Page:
Trudeau 'concerned' by U.S. threat of tariffs on Canadian aluminum and steel
Prime Minister Justin Trudeau said today he is concerned by reports suggesting Washington is considering reimposing tariffs on Canadian metals just as Canada, the United States and Mexico are celebrating the launch of a new free trade deal.
Speaking to reporters in Ottawa, Trudeau said he looks forward to congratulating U.S. President Donald Trump on the coming into force of the United States-Mexico-Canada Agreement (USMCA), also known as CUSMA in Canada.
The free trade agreement between the three North American neighbours officially came into force on July 1, replacing the 26-year-old North American Free Trade Agreement (NAFTA).
"I think it's really important that at a time of economic strain and stress, we continue to have access to the world's most important market and this is good for Canadian workers and Canadian jobs right across the country," Trudeau said.
"At the same time, we are concerned about the threat of extra tariffs on aluminum and possibly steel. This is something that again is a little difficult to understand, because the United States relies heavily on imports of Canadian aluminum, in particular, for their domestic manufacturing capacity."
Trudeau said the U.S. doesn't produce nearly enough aluminum to cover its needs.
Canadian officials are "continuing to push very hard on encouraging the U.S. not to move forward on tariffs" that lack any justification and would have a negative impact, Trudeau said.
The United States imposed tariffs on Canadian and Mexican steel and aluminum imports in 2018 but removed them last year.
Catherine Cobden, a spokesperson for the Canadian Steel Producers Association, said the organization heard some conflicting reports about the possibility of tariffs being reimposed by Washington.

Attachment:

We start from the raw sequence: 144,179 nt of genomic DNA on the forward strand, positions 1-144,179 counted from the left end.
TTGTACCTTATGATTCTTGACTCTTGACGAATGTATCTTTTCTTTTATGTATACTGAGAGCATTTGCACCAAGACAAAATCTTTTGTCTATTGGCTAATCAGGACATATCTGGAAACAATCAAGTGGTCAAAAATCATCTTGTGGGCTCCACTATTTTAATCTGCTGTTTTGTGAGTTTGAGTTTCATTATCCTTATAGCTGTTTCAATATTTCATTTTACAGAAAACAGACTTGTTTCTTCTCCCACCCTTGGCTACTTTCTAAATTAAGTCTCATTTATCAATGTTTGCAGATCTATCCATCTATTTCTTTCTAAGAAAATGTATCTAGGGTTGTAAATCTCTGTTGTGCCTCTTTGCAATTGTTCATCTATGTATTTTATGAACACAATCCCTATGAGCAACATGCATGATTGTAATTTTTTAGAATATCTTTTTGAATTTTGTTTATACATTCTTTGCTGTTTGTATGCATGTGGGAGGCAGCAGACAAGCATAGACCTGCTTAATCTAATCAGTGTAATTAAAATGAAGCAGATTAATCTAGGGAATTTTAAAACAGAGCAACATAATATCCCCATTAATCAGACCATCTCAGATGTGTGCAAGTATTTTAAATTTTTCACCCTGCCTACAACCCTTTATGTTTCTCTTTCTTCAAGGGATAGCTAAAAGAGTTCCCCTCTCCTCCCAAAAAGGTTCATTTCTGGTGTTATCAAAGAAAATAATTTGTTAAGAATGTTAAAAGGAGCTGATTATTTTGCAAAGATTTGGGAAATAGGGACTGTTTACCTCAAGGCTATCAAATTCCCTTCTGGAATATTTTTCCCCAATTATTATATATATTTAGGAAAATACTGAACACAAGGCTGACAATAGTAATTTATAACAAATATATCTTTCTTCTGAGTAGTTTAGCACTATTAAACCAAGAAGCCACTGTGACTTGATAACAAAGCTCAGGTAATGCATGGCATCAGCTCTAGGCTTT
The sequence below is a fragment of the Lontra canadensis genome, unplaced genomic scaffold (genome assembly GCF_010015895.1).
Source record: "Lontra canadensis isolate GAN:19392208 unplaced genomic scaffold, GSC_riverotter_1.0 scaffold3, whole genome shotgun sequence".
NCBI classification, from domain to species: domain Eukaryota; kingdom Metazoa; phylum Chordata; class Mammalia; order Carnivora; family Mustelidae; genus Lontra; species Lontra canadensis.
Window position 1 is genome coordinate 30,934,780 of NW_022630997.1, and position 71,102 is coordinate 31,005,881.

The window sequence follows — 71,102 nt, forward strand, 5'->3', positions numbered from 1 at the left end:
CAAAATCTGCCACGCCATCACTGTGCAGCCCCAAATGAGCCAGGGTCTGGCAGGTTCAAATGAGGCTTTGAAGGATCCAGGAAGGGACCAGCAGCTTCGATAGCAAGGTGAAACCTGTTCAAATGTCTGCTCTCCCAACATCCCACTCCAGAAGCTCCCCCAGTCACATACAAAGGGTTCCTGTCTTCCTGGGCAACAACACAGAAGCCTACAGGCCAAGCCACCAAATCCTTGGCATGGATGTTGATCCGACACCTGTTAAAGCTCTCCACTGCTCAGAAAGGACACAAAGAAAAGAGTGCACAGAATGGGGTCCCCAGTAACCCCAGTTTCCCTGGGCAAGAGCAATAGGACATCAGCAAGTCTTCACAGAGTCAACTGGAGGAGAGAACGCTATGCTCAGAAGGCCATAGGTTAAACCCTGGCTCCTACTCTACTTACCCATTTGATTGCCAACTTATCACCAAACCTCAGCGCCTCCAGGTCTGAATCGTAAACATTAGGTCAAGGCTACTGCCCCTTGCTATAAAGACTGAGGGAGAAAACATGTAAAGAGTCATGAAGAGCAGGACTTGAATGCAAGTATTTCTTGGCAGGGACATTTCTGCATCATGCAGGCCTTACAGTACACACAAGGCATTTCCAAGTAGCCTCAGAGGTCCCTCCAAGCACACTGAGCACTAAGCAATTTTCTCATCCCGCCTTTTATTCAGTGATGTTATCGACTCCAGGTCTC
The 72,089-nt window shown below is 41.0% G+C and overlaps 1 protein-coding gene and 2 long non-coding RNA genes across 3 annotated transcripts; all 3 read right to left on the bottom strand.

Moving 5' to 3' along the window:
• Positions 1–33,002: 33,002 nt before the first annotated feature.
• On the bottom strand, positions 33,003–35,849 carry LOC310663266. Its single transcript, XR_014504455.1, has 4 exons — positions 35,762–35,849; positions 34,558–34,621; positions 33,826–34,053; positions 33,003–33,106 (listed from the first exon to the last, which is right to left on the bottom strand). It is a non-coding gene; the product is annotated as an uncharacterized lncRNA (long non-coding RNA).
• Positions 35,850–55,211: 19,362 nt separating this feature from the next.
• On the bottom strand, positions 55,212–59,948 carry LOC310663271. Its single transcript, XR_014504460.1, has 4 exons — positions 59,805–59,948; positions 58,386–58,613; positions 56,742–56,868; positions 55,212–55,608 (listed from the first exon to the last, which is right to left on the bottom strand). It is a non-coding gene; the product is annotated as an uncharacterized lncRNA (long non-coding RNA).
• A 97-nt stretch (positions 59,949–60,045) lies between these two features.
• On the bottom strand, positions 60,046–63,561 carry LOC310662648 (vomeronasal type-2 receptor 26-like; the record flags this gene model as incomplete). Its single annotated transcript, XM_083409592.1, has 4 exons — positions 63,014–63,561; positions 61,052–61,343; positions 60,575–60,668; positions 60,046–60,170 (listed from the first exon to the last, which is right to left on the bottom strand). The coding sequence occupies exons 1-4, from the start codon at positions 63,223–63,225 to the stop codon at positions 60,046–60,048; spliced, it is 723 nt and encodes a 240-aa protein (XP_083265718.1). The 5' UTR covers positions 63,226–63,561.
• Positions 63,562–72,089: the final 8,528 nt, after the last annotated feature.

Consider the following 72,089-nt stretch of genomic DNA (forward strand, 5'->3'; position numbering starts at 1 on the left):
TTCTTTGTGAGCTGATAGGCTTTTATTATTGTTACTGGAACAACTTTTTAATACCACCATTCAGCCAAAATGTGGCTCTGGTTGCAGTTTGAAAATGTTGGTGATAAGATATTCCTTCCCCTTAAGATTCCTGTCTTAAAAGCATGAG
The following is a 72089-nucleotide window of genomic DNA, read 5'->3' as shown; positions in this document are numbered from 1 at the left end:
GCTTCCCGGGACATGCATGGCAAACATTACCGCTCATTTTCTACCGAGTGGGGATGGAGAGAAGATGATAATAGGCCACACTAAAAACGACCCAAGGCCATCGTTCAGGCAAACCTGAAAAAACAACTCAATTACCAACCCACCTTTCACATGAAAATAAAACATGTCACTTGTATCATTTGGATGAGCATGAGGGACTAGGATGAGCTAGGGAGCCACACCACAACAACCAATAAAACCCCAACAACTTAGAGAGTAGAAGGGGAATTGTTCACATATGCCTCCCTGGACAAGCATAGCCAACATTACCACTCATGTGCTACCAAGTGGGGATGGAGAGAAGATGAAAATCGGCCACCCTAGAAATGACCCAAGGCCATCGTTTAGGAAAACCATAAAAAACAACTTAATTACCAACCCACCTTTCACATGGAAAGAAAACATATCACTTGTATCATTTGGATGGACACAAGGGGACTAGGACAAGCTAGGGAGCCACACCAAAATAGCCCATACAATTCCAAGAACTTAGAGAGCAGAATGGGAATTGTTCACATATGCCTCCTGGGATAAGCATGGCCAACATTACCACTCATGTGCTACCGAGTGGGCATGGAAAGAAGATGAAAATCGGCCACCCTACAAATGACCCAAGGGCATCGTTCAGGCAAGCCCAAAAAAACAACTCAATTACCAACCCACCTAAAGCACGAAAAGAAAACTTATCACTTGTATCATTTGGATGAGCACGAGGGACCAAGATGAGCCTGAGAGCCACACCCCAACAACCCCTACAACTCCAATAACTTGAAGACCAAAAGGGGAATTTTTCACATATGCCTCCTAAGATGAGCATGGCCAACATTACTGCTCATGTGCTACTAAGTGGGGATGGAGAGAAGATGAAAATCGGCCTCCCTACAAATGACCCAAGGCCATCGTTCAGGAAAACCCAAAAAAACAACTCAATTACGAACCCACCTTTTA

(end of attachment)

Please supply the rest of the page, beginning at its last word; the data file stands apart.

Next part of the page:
"I can't confirm whether or not steel is part of what the U.S. is considering," Cobden told Radio Canada International. "What I can tell you, though, is there is absolutely no need for tariffs, especially now when we signed the USMCA, which is a very strong agreement for North American steel producers."
Under the agreement reached by Washington and Ottawa, a tariff threat should come only after a surge in exports, Cobden said.
"And in fact, Canadian steel producers have not been surging into the U.S. at all," Cobden said. "Our shipments, as you can imagine under COVID, they're down about 45 per cent since the pandemic hit us. We're operating at much reduced operating capacity on both sides of the border."
The American Primary Aluminum Association (APAA), which represents two of the last three remaining primary producers in the United States, has argued that a "surge" of Canadian aluminum exports to the United States is threatening the viability of the domestic primary aluminum industry.
APAA CEO Mark Duffy has called on the Trump administration to reimpose the so-called Section 232 tariffs on Canadian aluminum on national security grounds "to save American jobs."
The U.S. Aluminum Association, which represents more than 120 companies across the entire industry, disagrees with that position.
Aluminum Association president and CEO Tom Dobbins has argued that the U.S. trade action should focus on Chinese overcapacity rather than Canadian exports.
In a report issued Wednesday, the U.S.-based Competitive Enterprise Institute, a conservative think tank, urged the Trump administration to get rid of all tariffs.
"Tariff reform should have been a priority before the coronavirus hit, but now it's even more urgent to lift trade barriers, in particular for health care supplies and treatments," said Ryan Young, CEI senior fellow and author of the report, in a statement.
"Tariffs were never needed in the first place, and they are causing harm during a potentially Depression-level economy. The time to act is now."
Among other things, the report calls on Congress to "make big-picture, institution-level reforms to U.S. trade policy" — including the repeal of Section 232 of the Trade Expansion Act of 1962 and Sections 201 and 301 of the Trade Act of 1974 — to "restore tax authority to the legislature and make trade policy less subject to presidential whim."